VIA Daily Mail

Three men - including two Afghan migrants - were sentenced to prison in Sweden for participating in a gang rape that was live streamed in a closed Facebook group. 
The three men, aged 18 to 24, were arrested in January in Uppsala, north of Stockholm, after police received tips about the rape streaming in the group of 60,000 members and interrupted the broadcast. Two of the men are Afghan citizens and the third is a Swedish citizen of Afghan descent. 
The 18-year-old man from Afghanistan was to one year in jail on account of rape, while the other man from Afghanistan was sentenced to 27 months. The third man, a 24-year-old Swedish citizen who was filming the incident, was sentenced to six months in prison for gross defamation as well as for failing to report rape. The men also were sentenced to pay total damages of 300,000 kronor ($33,890) to the victim. 
Judge Nils Palbrandt said the victim, a woman in her 30s, was under influence of narcotics and alcohol was not able to give her consent to the sexual act, as was claimed by the men. 
The men had denied the charges, saying the woman had given consent to having sex with them. However, the court said the woman had been heavily intoxicated by alcohol and drugs and was in a very vulnerable situation. 
The men, who are not identified under Swedish law, were influenced by alcohol during the act.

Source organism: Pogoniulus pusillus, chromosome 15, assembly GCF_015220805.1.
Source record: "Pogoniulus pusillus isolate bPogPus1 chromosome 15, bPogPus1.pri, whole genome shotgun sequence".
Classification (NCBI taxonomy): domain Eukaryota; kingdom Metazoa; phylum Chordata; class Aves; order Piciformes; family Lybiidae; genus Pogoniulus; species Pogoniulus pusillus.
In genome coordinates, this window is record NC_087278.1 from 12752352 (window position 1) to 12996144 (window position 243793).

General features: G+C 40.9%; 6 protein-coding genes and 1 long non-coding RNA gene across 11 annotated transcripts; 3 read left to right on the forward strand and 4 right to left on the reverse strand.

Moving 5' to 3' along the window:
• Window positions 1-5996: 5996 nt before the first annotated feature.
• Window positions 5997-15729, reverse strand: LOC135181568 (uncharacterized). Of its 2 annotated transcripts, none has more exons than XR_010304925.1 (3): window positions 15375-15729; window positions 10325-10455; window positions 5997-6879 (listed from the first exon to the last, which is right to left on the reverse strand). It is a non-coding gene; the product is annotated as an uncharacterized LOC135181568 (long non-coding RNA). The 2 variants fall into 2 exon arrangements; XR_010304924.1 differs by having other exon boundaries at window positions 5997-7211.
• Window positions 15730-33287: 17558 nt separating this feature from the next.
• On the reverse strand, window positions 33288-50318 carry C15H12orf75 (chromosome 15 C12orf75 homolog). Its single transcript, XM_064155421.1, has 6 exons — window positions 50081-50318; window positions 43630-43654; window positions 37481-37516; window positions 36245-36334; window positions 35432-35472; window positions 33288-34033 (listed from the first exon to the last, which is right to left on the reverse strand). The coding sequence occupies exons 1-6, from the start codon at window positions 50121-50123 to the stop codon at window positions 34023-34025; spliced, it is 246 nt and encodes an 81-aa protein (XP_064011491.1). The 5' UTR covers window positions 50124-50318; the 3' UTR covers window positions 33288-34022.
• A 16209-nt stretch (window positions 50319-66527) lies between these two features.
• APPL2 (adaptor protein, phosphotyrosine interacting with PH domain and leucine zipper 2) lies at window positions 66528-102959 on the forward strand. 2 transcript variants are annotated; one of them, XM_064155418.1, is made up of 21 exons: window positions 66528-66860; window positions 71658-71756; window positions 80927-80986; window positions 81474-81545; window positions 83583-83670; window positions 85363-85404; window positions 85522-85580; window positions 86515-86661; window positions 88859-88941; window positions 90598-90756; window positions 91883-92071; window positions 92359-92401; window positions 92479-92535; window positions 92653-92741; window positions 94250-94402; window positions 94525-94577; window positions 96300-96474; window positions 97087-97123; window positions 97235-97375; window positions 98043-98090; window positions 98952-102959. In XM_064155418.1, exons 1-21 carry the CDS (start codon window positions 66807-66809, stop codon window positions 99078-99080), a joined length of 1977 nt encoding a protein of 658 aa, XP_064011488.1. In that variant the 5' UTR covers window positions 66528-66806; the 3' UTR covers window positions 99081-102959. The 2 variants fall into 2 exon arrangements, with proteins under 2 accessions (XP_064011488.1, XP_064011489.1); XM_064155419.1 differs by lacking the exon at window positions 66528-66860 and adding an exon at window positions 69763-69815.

'Even if she, in the way the defendants claim, had agreed to intercourse, it is not possible for a person in such a vulnerable situation to consent,' Palbrandt said. 'They shall therefore be held liable for rape.' 
The court said the film had received a lot of attention both in Sweden and internationally. Swedish media have published excerpts of the footage, showing at least one of the suspects holding a revolver. During the four-day trial, the video was aired behind closed doors, according to court documents obtained by The Associated Press. Eight people who saw the livestream were as witnesses in the case. 
The rape lasted for several minutes, while the 24-year-old was urged by several Facebook watchers to stop it but did not, prosecutors said. In an email to AFP earlier this year, a press spokesman for Facebook in the Nordic countries denounced 'a hideous crime'. 
He said: 'Our teams work around the clock to review content that is being reported by users' and Facebook cooperates systematically with police in criminal investigations.' 
The broadcast is the latest graphic video to bring into focus the complex ethical and policy issues faced by Facebook Live and others. 
Facebook Live allows anyone to broadcast a video directly from their smartphone. But while traditional TV broadcasters are subject to regulations, Internet streaming services do not face the same restrictions and enforce their own terms of service.